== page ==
Review by David Walters

“Hey Van, can we talk about the dogs? That’s what the people are here for.”

Nick Blaemire and Van Hughes (writers, composers, actors) frequently must remind themselves of this as the historical perspective of the story (think space race, 1950s, Cold War between Russia and the United States) often takes control of the evening, sending us down interesting rabbit holes (i.e. the history of dogs), but taking us away from their story. With so many different takes and perspectives that history provides it’s an easy thing to do and many a researcher has gotten hopelessly lost in all that Wiki information never to emerge.

Blaemire and Hughes do emerge and come shooting out cannon-like with intense velocity, energy, and purpose to share their story, no question. Capable performers, they want to tell us everything they know, but with so much to tell, it must seem stingy to them to not give us all (in fact they solicit even more info from the audience at some point). They even let us off the hook saying that we don’t have to care as much as they do. And unfortunately, they do, and we don’t. That early directive became more like an instruction as the evening progressed.

The core of the story is a relationship between Laika (“barker” in Russian), a stray dog captured for the space program, and Sergei Korolev, the chief designer of the Soviet space program (a crater on the moon is named after him). Instead of testing on humans, the Soviets used 40 dogs to run different tests on as they developed their rockets and explored what space travel could be (24 survived). These four-legged test dummies became the backbone of space firsts that the Soviets won: first man-made object to circle the globe, first live sentient being to leave earth’s atmosphere (save the fruit flies launched by the US), first man in space, first man to die in space (that’s another story). In order to launch on the date of the 40th anniversary of Russia’s Bolshevik Revolution, Sputnik 2 was rushed without a plan to return Laika safely to earth, and in a heartfelt scene between Laika and Korolev, they both ask, “Was it worth it?” Korolev covering the hole in his heart convinced yes because of all that was learned, and since we all have to die, it might as well be for something. Laika, really not so much.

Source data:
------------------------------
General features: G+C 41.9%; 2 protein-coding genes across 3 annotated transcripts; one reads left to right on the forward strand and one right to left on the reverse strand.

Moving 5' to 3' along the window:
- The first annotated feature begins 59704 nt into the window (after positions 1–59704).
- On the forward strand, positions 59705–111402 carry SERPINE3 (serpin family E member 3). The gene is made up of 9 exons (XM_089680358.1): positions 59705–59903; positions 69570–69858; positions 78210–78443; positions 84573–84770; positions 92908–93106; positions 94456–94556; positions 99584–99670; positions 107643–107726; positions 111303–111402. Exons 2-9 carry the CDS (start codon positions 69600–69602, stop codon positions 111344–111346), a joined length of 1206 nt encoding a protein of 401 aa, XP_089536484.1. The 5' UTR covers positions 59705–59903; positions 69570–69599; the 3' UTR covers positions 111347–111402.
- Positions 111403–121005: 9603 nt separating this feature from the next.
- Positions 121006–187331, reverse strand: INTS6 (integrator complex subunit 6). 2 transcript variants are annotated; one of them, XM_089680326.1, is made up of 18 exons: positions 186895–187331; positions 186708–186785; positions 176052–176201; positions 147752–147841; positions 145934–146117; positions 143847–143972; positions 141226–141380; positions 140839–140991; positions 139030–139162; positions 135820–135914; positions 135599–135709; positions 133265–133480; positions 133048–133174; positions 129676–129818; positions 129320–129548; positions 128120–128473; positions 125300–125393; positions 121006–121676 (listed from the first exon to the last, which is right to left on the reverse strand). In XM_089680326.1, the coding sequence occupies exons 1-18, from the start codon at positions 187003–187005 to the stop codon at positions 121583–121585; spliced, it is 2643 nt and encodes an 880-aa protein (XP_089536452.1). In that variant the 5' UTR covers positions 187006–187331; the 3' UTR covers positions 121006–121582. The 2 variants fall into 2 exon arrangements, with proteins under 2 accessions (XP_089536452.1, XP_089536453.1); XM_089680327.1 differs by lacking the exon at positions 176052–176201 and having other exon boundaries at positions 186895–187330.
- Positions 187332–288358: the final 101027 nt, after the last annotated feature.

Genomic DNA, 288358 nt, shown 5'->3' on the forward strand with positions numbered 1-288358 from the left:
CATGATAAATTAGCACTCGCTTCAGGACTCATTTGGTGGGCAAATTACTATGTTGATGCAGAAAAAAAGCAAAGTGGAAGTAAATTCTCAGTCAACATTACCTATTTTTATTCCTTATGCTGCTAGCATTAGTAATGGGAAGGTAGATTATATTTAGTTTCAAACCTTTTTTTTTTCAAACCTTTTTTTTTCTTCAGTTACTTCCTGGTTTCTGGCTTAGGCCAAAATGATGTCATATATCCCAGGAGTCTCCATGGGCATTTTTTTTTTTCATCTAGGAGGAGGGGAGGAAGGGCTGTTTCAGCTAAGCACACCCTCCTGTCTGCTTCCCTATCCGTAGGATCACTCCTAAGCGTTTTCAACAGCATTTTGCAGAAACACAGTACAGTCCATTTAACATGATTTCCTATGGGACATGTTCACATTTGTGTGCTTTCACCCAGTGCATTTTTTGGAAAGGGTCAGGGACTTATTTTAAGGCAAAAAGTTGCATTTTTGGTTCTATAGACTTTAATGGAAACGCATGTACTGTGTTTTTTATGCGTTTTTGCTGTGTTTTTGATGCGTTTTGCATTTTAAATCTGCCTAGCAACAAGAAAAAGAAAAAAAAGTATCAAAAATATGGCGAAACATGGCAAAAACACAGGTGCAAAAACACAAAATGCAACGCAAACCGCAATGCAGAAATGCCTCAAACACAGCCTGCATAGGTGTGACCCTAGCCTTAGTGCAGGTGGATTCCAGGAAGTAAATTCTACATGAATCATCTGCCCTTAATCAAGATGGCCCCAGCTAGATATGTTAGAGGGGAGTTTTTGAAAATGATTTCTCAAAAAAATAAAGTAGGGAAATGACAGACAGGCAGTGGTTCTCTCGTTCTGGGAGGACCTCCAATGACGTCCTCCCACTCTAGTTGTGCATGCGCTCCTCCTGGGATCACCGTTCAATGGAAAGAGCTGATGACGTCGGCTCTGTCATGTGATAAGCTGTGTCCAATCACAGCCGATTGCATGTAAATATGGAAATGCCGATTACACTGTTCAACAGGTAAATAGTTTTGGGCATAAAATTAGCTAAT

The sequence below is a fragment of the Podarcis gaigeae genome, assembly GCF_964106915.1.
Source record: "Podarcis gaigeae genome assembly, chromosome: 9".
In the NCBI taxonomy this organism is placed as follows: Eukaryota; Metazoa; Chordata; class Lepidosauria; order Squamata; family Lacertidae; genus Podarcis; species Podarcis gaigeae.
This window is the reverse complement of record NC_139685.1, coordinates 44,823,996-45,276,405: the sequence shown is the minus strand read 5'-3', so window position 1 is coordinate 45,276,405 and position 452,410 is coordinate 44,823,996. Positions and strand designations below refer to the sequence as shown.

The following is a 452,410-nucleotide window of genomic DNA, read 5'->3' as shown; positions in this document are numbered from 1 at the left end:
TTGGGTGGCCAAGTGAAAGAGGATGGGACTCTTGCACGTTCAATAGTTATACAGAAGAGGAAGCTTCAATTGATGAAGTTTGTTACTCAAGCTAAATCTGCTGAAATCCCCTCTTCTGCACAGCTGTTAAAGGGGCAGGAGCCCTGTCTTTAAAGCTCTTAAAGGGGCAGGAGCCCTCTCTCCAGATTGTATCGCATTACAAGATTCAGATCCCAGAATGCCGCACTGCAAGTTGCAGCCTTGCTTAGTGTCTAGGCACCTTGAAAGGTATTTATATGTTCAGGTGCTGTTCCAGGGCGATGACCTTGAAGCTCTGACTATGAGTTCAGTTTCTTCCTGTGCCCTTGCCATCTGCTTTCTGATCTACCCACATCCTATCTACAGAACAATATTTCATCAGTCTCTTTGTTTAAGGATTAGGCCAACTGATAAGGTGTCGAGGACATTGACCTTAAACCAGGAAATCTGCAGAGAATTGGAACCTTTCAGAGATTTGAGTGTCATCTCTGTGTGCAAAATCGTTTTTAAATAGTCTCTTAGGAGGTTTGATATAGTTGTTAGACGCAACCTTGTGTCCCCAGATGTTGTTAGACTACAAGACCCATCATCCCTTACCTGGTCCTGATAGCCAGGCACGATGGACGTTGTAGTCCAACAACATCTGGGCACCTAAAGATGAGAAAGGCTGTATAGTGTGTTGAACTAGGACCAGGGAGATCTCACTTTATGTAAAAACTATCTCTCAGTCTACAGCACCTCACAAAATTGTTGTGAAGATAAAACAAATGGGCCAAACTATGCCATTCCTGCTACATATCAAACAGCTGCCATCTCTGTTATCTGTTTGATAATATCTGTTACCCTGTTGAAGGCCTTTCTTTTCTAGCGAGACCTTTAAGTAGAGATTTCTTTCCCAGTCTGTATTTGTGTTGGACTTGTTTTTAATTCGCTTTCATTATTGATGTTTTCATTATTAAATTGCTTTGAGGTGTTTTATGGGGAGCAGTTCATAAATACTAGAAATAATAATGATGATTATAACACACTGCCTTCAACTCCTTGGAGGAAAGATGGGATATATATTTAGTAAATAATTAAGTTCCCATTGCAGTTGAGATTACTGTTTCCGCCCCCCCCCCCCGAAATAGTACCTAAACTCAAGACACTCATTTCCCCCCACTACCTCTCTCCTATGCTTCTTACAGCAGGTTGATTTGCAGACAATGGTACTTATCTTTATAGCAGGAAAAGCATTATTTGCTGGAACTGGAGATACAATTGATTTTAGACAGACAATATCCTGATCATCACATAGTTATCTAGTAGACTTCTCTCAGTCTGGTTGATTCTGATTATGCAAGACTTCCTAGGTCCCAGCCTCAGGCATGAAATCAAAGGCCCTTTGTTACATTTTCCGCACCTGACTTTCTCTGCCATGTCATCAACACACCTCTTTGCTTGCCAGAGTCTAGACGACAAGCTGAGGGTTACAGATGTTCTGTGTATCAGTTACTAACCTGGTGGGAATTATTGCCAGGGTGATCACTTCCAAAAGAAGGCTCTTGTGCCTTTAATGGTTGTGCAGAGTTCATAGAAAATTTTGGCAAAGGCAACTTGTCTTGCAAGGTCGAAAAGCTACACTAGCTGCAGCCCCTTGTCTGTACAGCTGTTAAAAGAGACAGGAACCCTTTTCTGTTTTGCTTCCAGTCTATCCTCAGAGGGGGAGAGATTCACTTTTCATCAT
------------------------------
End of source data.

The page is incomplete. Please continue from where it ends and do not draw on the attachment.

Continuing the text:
The songs throughout the show comment on rather than move the story along. Though imaginative and witty, there probably isn’t going to be something you walk out of the theater humming or signing on to Spotify to hear again. You can hear excerpts from the songs here if you’d like to give a listen prior to going.

The highlight of the show is the tremendous design team including the director, set designer, lighting, props, and costumes. The set, designed as a speakerwall at a concert, becomes control panels, projection screens, acting levels, walk-through rooms, opening up to small sound stages where scenes are filmed and enacted, and granting a veritable endless opportunity of variety that the show needed.

Not a wasted evening by any means, you will learn something, feel reminiscent about your dog if you have one, come to appreciate the absurdity of a race to be first, and think about adults tussling over flying plush.

Hint: During the Cold War the US spent 20 million on a cat with a listening device implanted in its ear canal to spy on the Russians. It got hit by a car on its first mission. If you go to Space Dogs, you can use that tidbit to contribute to the evening.

Energetically directed by Ellie Heyman and starring Nick Blaemire and Van Hughes, Space Dogs is in performance through March 13, 2022 at MCC Theater on West 52nd Street in New York City. For tickets and more information, visit here. To unlock $10 off your ticket purchase use SHARE CODE: ORBIT

The fabulous design team: Scenic design – Wilson Chin; costume design – Haydee Zelideth Antunano; lighting design – Mary Ellen Stebbins; sound design – Nathan Leigh; projection design – Stefania Bulbarell & Alex Basco Koch; puppet and props design – Amanda Villalobos; choreographer – Darrell Grand Moultrie